Featured Interviews> July 2010

Current Author Commentaries

In these interviews, scientists talk to ScienceWatch.com and offer behind-the-scenes insights into their research: reflections on what led them to their chosen field, the motivation driving their work in a given direction, and the challenges encountered along on the way. These authors also offer their views on why their work has wielded particular influence in the scientific community, as indicated by Clarivate Analytics citation data, and on how research in their respective fields has progressed over time and will likely unfold in the future.

Featured Interviews for July 2010

 
 

"Our paper "Randomized trial on protein vs. carbohydrate in ad libitum fat reduced diet for the treatment of obesity," (Skov AR, et al., International Journal of Obesity 23[5]: 528-36, May 1999) was the first randomized trial to show that the stronger satiating power of protein leads to greater weight loss during ad libitum intake of a diet providing 25% of calories from protein (versus 12 % protein). The research is taking dramatic steps..."
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Jean-Philippe Avouac

"I graduated from the Ecole Polytechnique (France) in 1987, where I received a general education in science with a strong emphasis on mathematics, physics, mechanics, and chemistry. For my Ph.D. I chose to move to earth sciences, attracted by the possibility of combining outdoor activities and grounding my quite theoretical background to real earth problems. My Ph.D. project at the Institut de Physique du Globe de Paris..."
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Rajdeep Dasgupta

"Partial melting is the most important process by which the Earth's interior continues to chemically differentiate and releases deep volatiles to the exosphere. The key parameter that controls partial melting in the Earth's mantle is the location of the solidus of Earth's dominant mantle rock (peridotite) or the depth of first melting for the Earth's mantle. Before this study, the depth of first melting of the Earth's mantle was thought..."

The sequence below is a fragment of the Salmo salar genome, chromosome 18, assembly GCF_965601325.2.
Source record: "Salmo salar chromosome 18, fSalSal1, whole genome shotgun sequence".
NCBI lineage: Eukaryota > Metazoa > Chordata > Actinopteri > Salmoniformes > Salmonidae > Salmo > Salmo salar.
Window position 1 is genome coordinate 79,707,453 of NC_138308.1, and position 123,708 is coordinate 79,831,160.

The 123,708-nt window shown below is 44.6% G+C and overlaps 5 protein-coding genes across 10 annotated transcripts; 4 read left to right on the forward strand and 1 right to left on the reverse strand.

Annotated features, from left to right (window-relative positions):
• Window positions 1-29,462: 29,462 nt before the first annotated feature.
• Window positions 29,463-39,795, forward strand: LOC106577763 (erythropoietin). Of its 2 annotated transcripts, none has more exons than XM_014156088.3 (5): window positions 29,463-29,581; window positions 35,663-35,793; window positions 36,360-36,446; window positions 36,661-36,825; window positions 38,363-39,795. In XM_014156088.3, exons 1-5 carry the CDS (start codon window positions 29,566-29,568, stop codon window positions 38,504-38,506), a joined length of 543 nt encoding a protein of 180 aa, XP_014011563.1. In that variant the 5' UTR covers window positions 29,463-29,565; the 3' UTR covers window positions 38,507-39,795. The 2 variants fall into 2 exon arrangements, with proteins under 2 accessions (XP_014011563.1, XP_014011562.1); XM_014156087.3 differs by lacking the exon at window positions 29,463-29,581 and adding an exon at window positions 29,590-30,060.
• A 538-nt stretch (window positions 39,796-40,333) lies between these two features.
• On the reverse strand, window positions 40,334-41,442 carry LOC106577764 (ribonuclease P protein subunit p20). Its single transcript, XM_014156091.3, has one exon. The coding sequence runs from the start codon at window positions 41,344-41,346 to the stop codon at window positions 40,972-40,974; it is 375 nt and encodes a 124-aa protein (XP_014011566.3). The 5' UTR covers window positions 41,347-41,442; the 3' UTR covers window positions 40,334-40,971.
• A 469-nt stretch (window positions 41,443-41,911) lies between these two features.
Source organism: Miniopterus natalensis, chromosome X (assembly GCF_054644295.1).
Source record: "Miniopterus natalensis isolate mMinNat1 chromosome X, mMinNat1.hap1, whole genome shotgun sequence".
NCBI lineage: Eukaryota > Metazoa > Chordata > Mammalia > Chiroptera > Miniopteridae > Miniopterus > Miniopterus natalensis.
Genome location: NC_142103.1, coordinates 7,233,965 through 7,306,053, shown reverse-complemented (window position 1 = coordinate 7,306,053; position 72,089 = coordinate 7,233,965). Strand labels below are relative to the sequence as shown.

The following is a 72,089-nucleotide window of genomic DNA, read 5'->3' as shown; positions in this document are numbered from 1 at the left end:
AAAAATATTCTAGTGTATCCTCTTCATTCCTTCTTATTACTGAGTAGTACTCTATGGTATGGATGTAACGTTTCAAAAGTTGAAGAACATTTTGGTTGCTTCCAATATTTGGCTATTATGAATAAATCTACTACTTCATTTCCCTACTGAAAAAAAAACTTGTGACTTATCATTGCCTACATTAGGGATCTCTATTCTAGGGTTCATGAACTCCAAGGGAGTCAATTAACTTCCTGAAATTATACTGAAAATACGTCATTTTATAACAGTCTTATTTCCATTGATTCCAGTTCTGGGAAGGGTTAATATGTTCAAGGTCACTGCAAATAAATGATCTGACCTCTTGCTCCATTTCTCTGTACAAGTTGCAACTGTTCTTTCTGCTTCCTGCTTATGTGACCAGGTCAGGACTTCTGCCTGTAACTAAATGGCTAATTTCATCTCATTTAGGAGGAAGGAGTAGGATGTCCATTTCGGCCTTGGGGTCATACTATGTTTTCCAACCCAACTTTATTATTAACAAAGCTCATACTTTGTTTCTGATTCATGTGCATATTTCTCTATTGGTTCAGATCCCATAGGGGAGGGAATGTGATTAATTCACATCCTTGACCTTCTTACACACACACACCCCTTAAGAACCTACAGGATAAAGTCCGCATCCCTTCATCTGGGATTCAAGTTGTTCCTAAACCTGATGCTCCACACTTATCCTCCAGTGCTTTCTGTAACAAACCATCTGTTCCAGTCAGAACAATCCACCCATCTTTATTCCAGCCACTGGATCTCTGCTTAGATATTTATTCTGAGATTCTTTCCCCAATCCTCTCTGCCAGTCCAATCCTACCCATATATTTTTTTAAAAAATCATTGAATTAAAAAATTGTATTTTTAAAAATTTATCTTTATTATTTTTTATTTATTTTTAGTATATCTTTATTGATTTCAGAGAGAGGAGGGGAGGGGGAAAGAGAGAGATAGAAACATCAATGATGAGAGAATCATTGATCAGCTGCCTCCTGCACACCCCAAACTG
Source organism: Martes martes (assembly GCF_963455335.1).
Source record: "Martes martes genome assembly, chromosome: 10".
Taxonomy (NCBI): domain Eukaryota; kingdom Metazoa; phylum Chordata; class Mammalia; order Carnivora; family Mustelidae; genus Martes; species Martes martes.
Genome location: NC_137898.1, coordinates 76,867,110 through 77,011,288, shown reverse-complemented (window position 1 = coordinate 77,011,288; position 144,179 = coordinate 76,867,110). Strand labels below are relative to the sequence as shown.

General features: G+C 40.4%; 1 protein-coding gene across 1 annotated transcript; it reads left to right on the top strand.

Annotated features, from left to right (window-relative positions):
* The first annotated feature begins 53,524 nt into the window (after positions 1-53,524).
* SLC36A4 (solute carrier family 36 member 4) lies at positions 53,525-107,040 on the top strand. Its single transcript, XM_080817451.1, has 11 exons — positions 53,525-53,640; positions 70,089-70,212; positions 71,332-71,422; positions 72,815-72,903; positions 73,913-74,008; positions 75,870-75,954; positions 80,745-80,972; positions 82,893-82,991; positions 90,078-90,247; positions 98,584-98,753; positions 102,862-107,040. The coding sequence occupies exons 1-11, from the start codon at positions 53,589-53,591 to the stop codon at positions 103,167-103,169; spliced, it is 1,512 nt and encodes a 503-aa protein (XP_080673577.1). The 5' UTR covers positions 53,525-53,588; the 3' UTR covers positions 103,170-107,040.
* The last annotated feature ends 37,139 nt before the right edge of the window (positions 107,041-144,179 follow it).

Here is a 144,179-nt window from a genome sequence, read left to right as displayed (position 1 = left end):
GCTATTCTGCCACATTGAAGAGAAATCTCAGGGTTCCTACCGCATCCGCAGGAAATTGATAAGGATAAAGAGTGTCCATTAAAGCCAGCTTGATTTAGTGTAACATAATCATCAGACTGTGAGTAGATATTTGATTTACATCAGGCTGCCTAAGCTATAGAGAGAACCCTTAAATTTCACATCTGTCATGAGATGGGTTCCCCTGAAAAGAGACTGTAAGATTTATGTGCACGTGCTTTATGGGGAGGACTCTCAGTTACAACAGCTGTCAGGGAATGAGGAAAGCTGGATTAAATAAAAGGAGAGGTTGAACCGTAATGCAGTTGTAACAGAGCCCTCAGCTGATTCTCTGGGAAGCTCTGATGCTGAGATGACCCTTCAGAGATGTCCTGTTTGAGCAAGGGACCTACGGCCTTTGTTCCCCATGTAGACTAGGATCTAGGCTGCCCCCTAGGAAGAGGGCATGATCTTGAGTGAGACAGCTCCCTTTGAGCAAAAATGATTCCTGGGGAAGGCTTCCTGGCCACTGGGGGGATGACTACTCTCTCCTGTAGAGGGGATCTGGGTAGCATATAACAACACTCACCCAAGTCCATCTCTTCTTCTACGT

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Louis Derry

"Since the Earth is a highly coupled system, changes in biogeochemical cycles feed back and impact climate, evolution, and so on, so developing a simple mathematical framework for understanding these complex interactions is also something that interests me. The challenge is to connect the observations to the computations in a useful way—it's too easy to let models of these systems get way ahead of the constraints...."
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Dario Grasso

"One year after the launch of the Fermi Gamma-ray Space Telescope, which took place in June 2008, the Fermi Large Area Telescope (LAT) collaboration released the spectrum of the Cosmic Ray Electrons (CRE) between 20 GeV and 1 TeV. Our work was one of the very first, and still one of the most comprehensive, attempts to interpret that extraordinary measurement. Several related observations came just before Fermi-LAT to warm up the interest in this subject. Most noticeably, the ATIC..."